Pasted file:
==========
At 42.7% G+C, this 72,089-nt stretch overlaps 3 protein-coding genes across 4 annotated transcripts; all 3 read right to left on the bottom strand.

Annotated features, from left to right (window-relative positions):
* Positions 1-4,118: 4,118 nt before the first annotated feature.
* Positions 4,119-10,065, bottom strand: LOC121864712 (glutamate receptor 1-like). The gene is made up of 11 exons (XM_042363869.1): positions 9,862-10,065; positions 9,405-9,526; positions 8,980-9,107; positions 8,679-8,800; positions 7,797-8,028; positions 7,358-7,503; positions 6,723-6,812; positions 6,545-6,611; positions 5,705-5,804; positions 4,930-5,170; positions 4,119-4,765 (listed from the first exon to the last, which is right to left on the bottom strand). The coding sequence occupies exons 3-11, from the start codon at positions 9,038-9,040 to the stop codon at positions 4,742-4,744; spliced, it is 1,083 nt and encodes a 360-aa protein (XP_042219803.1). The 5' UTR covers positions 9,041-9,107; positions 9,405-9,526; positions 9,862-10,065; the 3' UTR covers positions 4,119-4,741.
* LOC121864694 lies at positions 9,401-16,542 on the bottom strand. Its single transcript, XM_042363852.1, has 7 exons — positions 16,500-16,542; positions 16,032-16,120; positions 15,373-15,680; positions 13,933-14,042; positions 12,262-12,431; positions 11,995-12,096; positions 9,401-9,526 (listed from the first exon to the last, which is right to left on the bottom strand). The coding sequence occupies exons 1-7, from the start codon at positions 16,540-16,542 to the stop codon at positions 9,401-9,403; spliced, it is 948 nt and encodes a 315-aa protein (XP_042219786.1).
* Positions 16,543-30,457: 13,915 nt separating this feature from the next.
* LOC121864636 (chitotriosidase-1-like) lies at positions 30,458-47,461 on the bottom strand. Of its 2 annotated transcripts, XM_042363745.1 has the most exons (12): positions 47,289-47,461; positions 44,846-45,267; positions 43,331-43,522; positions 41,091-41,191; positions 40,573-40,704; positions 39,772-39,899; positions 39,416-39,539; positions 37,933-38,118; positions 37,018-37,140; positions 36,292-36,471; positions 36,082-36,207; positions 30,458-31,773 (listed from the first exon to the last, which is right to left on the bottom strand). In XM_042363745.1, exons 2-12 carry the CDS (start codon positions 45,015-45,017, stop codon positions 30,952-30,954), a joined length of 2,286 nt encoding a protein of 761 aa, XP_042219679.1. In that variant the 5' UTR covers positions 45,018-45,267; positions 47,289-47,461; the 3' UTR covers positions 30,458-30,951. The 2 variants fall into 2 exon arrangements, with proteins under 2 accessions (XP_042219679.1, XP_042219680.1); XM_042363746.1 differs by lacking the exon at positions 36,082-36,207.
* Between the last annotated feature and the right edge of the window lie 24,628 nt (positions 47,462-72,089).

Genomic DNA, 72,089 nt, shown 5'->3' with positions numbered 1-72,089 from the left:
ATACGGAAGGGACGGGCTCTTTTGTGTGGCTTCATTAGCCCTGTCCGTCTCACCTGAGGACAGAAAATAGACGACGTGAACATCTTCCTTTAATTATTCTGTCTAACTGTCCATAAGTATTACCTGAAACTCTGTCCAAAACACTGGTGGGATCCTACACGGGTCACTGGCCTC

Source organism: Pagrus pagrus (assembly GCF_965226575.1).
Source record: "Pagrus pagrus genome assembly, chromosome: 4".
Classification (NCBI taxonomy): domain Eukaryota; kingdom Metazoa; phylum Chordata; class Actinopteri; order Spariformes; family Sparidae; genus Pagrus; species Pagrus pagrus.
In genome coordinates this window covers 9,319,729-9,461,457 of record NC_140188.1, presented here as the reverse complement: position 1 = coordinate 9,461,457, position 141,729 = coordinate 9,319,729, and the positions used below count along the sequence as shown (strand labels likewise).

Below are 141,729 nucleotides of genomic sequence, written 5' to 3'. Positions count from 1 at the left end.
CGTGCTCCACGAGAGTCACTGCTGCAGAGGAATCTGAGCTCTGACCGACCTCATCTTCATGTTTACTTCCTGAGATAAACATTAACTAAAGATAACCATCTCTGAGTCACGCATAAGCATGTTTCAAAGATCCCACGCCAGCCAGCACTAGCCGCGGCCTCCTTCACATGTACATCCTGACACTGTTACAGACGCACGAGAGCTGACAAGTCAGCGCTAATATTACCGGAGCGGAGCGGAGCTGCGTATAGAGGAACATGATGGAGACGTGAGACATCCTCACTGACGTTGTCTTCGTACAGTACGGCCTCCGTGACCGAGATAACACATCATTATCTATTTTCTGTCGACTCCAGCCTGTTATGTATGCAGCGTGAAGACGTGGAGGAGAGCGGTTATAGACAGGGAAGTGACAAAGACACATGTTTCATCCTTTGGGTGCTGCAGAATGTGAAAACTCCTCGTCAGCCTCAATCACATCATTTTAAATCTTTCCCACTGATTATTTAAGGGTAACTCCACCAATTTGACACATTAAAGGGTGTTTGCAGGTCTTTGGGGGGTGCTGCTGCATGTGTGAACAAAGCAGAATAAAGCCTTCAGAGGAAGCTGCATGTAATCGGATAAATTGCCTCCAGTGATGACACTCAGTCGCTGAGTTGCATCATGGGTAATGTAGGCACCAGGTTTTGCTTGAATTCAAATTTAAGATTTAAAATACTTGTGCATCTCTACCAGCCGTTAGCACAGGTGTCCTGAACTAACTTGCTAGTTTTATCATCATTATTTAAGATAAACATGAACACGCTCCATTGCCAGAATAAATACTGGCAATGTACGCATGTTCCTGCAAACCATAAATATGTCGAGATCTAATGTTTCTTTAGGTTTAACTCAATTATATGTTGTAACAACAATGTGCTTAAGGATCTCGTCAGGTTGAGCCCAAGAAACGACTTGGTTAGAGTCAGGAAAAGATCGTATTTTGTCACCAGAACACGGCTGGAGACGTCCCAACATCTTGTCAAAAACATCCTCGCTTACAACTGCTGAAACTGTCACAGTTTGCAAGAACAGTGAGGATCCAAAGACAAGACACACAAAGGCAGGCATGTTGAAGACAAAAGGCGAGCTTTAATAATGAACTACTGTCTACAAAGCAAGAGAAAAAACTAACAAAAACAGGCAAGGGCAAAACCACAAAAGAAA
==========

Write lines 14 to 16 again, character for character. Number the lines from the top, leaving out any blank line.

In genome coordinates this window covers 9,319,729-9,461,457 of record NC_140188.1, presented here as the reverse complement: position 1 = coordinate 9,461,457, position 141,729 = coordinate 9,319,729, and the positions used below count along the sequence as shown (strand labels likewise).

Below are 141,729 nucleotides of genomic sequence, written 5' to 3'. Positions count from 1 at the left end.
CGTGCTCCACGAGAGTCACTGCTGCAGAGGAATCTGAGCTCTGACCGACCTCATCTTCATGTTTACTTCCTGAGATAAACATTAACTAAAGATAACCATCTCTGAGTCACGCATAAGCATGTTTCAAAGATCCCACGCCAGCCAGCACTAGCCGCGGCCTCCTTCACATGTACATCCTGACACTGTTACAGACGCACGAGAGCTGACAAGTCAGCGCTAATATTACCGGAGCGGAGCGGAGCTGCGTATAGAGGAACATGATGGAGACGTGAGACATCCTCACTGACGTTGTCTTCGTACAGTACGGCCTCCGTGACCGAGATAACACATCATTATCTATTTTCTGTCGACTCCAGCCTGTTATGTATGCAGCGTGAAGACGTGGAGGAGAGCGGTTATAGACAGGGAAGTGACAAAGACACATGTTTCATCCTTTGGGTGCTGCAGAATGTGAAAACTCCTCGTCAGCCTCAATCACATCATTTTAAATCTTTCCCACTGATTATTTAAGGGTAACTCCACCAATTTGACACATTAAAGGGTGTTTGCAGGTCTTTGGGGGGTGCTGCTGCATGTGTGAACAAAGCAGAATAAAGCCTTCAGAGGAAGCTGCATGTAATCGGATAAATTGCCTCCAGTGATGACACTCAGTCGCTGAGTTGCATCATGGGTAATGTAGGCACCAGGTTTTGCTTGAATTCAAATTTAAGATTTAAAATACTTGTGCATCTCTACCAGCCGTTAGCACAGGTGTCCTGAACTAACTTGCTAGTTTTATCATCATTATTTAAGATAAACATGAACACGCTCCATTGCCAGAATAAATACTGGCAATGTACGCATGTTCCTGCAAACCATAAATATGTCGAGATCTAATGTTTCTTTAGGTTTAACTCAATTATATGTTGTAACAACAATGTGCTTAAGGATCTCGTCAGGTTGAGCCCAAGAAACGACTTGGTTAGAGTCAGGAAAAGATCGTATTTTGTCACCAGAACACGGCTGGAGACGTCCCAACATCTTGTCAAAAACATCCTCGCTTACAACTGCTGAAACTGTCACAGTTTGCAAGAACAGTGAGGATCCAAAGACAAGACACACAAAGGCAGGCATGTTGAAGACAAAAGGCGAGCTTTAATAATGAACTACTGTCTACAAAGCAAGAGAAAAAACTAACAAAAACAGGCAAGGGCAAAACCACAAAAGAAA